Rhapsody’s Offline Mode: Hands On

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Rhapsody’s Offline Mode
Rhapsody's new iPhone/iPod Touch version with offline listening is live in Apple's App Store. I've been giving it a whirl, and the new features are pretty darn straightforward-and overall, they do a good job of filling in a major hole in the original iPhone edition of the music service. It's the first music service for the iPhone that offers both streaming and downloading. (For U.S. users, at least-in Europe, Spotify has has both. And maybe Apple will see fit to unleash the wonderful unreleased LaLa app it now owns in some form someday.)

As before, whenever you've got a 3G or Wi-Fi connection you can search for albums and artists, pull up playlists (including ones you created on a PC or Mac), and stream an unlimited quantity of music from Rhapsody's millions of tracks. But now your playlists have a Download button-tap it, and all the songs in that list get downloaded so you can listen to them when you don't have an Internet connection (or have one that can be spotty, which is often the case when you're driving).

Once you've downloaded tracks, they're available for local listening; downloading can go on in the background while you're listening to Rhapsody music (but it stops, of course, if you leave the app altogether). (Click image to the left to enlarge)

Minor quibble for album fans: As far as I can tell, there's no way to simply download an album on demand. Instead, you need to add all its tracks to your queue, then create a playlist from the queue, name it, and download it. It's only a minor annoyance, but I wish that the iPhone app, like Rhapsody's Web-based version, filled in the name of the album as the playlist's title.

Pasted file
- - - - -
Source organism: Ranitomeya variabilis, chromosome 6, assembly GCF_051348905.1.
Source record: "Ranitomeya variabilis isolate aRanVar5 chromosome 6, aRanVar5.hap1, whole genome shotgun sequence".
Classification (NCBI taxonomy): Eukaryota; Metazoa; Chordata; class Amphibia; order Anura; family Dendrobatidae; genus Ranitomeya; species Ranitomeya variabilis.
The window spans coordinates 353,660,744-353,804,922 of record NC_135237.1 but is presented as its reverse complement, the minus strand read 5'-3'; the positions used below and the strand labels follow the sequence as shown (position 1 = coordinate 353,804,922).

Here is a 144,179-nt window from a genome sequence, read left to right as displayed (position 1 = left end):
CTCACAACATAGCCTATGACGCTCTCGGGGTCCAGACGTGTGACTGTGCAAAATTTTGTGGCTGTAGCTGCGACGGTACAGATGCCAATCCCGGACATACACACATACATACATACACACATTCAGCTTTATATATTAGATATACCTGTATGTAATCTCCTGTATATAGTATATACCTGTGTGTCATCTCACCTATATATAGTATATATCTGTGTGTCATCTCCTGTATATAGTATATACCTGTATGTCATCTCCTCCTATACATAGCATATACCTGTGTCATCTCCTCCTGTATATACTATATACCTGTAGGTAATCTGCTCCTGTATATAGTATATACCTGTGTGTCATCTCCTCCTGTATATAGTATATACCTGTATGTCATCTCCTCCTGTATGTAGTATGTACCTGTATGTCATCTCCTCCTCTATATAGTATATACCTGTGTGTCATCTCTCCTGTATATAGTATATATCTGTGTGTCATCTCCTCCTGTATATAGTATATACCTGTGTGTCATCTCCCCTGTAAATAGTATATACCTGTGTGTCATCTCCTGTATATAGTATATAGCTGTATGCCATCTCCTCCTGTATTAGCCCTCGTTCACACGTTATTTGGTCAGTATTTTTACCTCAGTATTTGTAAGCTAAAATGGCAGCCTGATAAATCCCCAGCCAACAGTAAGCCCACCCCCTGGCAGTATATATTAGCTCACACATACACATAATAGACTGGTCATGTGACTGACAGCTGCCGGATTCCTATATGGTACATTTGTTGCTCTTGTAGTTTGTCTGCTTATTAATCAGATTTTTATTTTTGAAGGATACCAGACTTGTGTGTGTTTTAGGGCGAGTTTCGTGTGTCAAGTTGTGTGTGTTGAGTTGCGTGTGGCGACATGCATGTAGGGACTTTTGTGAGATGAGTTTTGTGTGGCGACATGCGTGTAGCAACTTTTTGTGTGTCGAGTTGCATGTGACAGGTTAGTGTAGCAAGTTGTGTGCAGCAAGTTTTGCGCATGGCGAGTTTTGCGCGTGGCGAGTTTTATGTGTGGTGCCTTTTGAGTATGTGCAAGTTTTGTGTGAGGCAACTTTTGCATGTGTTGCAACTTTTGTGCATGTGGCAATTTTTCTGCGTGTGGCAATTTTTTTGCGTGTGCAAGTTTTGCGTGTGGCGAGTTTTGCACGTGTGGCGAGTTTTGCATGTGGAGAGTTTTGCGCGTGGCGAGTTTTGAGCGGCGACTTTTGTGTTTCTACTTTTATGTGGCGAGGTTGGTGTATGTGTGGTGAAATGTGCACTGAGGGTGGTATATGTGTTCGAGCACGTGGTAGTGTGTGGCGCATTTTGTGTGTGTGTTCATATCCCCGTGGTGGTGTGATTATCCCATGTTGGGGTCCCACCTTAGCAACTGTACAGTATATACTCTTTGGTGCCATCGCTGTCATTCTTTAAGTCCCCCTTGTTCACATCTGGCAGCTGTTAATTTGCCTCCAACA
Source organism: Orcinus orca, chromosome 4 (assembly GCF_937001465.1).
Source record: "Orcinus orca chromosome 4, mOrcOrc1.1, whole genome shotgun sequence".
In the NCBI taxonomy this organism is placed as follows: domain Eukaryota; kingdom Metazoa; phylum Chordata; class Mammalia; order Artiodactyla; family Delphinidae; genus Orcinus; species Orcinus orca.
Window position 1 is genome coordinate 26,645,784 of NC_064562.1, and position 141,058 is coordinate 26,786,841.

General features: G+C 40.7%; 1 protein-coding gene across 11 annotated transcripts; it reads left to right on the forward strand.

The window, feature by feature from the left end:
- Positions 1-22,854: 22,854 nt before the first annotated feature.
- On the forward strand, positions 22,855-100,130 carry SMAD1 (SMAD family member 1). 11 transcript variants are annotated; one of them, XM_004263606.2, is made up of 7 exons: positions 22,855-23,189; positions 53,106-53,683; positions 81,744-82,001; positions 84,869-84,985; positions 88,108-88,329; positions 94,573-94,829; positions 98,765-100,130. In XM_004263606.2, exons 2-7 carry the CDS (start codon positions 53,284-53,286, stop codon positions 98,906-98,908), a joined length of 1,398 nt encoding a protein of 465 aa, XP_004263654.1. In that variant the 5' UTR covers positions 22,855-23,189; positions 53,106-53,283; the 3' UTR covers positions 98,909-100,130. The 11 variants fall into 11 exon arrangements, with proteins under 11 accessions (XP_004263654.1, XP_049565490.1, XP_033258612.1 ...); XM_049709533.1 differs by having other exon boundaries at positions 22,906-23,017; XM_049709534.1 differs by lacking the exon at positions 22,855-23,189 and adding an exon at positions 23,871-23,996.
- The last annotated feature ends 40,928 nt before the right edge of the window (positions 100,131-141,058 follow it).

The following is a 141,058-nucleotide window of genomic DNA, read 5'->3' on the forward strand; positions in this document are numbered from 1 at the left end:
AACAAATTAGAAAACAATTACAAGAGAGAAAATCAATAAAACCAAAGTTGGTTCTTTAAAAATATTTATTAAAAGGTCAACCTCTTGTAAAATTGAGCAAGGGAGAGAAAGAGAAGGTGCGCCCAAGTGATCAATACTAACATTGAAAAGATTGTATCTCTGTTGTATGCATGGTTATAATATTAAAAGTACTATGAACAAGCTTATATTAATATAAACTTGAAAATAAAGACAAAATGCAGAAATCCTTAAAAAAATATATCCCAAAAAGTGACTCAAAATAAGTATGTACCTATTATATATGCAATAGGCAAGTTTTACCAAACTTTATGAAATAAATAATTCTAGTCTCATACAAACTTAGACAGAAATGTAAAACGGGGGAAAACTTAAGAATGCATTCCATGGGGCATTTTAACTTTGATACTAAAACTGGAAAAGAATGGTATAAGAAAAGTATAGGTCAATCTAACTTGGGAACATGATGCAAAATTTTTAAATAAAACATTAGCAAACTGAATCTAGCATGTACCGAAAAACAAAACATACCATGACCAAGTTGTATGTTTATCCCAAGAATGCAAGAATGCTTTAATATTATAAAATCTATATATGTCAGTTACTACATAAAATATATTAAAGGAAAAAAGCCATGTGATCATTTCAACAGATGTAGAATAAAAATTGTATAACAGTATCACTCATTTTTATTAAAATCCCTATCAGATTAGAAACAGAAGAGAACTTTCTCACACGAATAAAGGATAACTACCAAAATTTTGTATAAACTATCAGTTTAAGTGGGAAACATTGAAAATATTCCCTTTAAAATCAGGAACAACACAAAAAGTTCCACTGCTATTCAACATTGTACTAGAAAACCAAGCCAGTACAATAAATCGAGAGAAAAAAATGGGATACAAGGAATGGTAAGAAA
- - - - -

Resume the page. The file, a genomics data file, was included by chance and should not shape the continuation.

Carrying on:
Along with Rhapsody's recent introduction of a $10-a-month plan, offline capabilities make the service worth a look again, even if you've considered subscription music in the past and rejected the notion: You could fill your iPhone or Touch to the brim with music for what you'd pay for ten or so songs a month on iTunes. (Of course, the usual gotcha applies-if you cancel your Rhapsody account, the music all goes away-but the app has built-in iTunes buying for anything you want own rather than rent.

(The $10 plan, by the way, covers unlimited listening on computers, but only includes music downloads for one mobile device-a $15 version permits downloads to three devices, and might be the one you want if you own, say, both an iPhone and an iPad.)

The last Rhapsody shoe should drop this summer, when Apple releases iPhone OS 4-an upgrade that should permit Rhapsody to build a version that can both play music in the background and continue on downloading music even when the app isn't active. The company says it's also working on a true iPad app and on an Android one with downloads as well as streaming.

Once Rhapsody has downloads and multitasking on iPhone, iPod Touch, and Android, the major limitations that have perennially hobbled it as a mobile music option compared to iPod/iTunes will be largely neutralized. Owners of these mobile devices will get to choose between owning a little music or paying the same price for subscription access to a vast supply of it. And it'll be fascinating to see if subscriptions look more appealing to more people than they have to date.

Assuming you're not already a Rhapsody subscriber, are you any more intrigued than you have been?

This story, "Rhapsody’s Offline Mode: Hands On" was originally published by Technologizer.

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